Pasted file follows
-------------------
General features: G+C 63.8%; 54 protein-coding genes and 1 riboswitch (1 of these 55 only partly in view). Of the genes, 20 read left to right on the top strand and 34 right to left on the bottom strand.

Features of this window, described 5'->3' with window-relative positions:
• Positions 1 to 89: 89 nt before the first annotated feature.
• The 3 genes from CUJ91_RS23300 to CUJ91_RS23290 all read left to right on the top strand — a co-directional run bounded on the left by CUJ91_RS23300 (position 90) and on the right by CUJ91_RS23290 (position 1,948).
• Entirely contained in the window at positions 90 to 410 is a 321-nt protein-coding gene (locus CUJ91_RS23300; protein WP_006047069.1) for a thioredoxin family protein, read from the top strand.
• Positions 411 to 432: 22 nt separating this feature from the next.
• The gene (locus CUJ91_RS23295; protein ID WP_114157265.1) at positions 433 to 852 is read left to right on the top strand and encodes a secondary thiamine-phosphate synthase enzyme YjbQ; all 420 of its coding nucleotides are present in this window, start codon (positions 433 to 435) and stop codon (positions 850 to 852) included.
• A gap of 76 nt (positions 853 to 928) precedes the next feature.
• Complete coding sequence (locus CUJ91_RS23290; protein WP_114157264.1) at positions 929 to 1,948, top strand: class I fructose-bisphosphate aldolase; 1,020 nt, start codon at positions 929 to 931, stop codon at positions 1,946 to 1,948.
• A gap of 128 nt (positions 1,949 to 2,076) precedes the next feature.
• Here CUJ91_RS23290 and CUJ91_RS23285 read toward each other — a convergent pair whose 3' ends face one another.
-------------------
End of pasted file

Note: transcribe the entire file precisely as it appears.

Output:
General features: G+C 63.8%; 54 protein-coding genes and 1 riboswitch (1 of these 55 only partly in view). Of the genes, 20 read left to right on the top strand and 34 right to left on the bottom strand.

Features of this window, described 5'->3' with window-relative positions:
• Positions 1 to 89: 89 nt before the first annotated feature.
• The 3 genes from CUJ91_RS23300 to CUJ91_RS23290 all read left to right on the top strand — a co-directional run bounded on the left by CUJ91_RS23300 (position 90) and on the right by CUJ91_RS23290 (position 1,948).
• Entirely contained in the window at positions 90 to 410 is a 321-nt protein-coding gene (locus CUJ91_RS23300; protein WP_006047069.1) for a thioredoxin family protein, read from the top strand.
• Positions 411 to 432: 22 nt separating this feature from the next.
• The gene (locus CUJ91_RS23295; protein ID WP_114157265.1) at positions 433 to 852 is read left to right on the top strand and encodes a secondary thiamine-phosphate synthase enzyme YjbQ; all 420 of its coding nucleotides are present in this window, start codon (positions 433 to 435) and stop codon (positions 850 to 852) included.
• A gap of 76 nt (positions 853 to 928) precedes the next feature.
• Complete coding sequence (locus CUJ91_RS23290; protein WP_114157264.1) at positions 929 to 1,948, top strand: class I fructose-bisphosphate aldolase; 1,020 nt, start codon at positions 929 to 931, stop codon at positions 1,946 to 1,948.
• A gap of 128 nt (positions 1,949 to 2,076) precedes the next feature.
• Here CUJ91_RS23290 and CUJ91_RS23285 read toward each other — a convergent pair whose 3' ends face one another.